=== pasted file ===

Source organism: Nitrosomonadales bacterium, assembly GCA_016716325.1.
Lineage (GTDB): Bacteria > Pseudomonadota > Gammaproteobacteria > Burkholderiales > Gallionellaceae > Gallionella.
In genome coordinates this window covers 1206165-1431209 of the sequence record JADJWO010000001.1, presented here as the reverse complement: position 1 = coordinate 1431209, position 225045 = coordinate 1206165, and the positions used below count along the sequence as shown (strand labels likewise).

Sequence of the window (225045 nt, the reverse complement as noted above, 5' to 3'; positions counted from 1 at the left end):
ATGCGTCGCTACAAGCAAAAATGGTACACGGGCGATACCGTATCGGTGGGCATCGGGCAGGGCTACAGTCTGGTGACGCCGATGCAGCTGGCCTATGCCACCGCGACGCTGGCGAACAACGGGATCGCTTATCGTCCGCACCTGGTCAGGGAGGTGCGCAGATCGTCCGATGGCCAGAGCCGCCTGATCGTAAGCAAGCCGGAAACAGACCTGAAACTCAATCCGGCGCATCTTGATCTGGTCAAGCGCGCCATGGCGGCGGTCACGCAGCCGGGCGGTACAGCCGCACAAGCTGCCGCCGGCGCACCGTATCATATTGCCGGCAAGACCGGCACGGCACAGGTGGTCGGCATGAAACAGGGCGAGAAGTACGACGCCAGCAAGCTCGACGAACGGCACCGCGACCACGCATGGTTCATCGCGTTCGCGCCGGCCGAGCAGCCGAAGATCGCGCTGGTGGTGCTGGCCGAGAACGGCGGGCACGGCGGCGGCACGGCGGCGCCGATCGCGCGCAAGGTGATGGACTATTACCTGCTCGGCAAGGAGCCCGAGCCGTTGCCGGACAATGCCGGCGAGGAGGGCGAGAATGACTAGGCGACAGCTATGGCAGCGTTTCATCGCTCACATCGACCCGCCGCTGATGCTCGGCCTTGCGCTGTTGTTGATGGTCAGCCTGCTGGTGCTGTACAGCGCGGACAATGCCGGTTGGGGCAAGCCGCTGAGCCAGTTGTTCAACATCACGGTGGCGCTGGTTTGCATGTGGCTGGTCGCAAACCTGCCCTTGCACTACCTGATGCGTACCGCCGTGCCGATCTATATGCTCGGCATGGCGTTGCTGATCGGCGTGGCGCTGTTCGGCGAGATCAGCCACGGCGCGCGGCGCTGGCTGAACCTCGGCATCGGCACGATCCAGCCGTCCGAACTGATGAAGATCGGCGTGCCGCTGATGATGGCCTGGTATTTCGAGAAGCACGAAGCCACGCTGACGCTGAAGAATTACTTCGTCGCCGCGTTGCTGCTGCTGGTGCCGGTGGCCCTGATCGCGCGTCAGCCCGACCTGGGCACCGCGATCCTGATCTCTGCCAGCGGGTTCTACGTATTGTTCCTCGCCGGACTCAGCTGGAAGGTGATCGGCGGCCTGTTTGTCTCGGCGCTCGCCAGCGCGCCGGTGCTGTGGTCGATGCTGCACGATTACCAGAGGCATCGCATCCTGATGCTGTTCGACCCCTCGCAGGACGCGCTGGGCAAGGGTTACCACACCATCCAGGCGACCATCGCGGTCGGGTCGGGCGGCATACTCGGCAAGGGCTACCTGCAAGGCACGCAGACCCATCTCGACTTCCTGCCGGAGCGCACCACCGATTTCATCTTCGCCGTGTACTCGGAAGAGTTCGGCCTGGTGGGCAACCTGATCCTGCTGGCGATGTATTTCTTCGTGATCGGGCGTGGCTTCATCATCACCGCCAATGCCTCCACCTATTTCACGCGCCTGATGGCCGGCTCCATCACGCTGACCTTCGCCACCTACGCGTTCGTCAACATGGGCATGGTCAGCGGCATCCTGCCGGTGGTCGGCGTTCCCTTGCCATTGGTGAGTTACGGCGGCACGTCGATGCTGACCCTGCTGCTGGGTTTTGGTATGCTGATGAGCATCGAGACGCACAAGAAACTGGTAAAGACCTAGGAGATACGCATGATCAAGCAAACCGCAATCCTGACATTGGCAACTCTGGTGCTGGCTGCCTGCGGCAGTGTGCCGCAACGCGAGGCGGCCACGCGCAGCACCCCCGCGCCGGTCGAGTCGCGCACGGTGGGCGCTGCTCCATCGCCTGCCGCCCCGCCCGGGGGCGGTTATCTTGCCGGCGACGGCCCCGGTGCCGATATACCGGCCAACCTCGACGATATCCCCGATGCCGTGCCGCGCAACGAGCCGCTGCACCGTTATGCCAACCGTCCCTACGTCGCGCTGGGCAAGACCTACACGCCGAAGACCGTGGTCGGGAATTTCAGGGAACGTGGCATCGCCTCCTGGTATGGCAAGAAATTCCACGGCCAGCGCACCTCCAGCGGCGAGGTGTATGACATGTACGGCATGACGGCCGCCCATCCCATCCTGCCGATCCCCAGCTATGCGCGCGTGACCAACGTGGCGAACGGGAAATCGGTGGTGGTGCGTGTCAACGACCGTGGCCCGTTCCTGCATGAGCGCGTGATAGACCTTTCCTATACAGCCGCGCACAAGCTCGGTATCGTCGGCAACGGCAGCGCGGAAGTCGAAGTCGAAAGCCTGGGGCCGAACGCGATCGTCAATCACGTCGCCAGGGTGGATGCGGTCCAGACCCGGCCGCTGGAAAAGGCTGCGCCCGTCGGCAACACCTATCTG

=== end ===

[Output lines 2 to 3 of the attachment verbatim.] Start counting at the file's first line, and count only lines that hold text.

Lineage (GTDB): Bacteria > Pseudomonadota > Gammaproteobacteria > Burkholderiales > Gallionellaceae > Gallionella.
In genome coordinates this window covers 1206165-1431209 of the sequence record JADJWO010000001.1, presented here as the reverse complement: position 1 = coordinate 1431209, position 225045 = coordinate 1206165, and the positions used below count along the sequence as shown (strand labels likewise).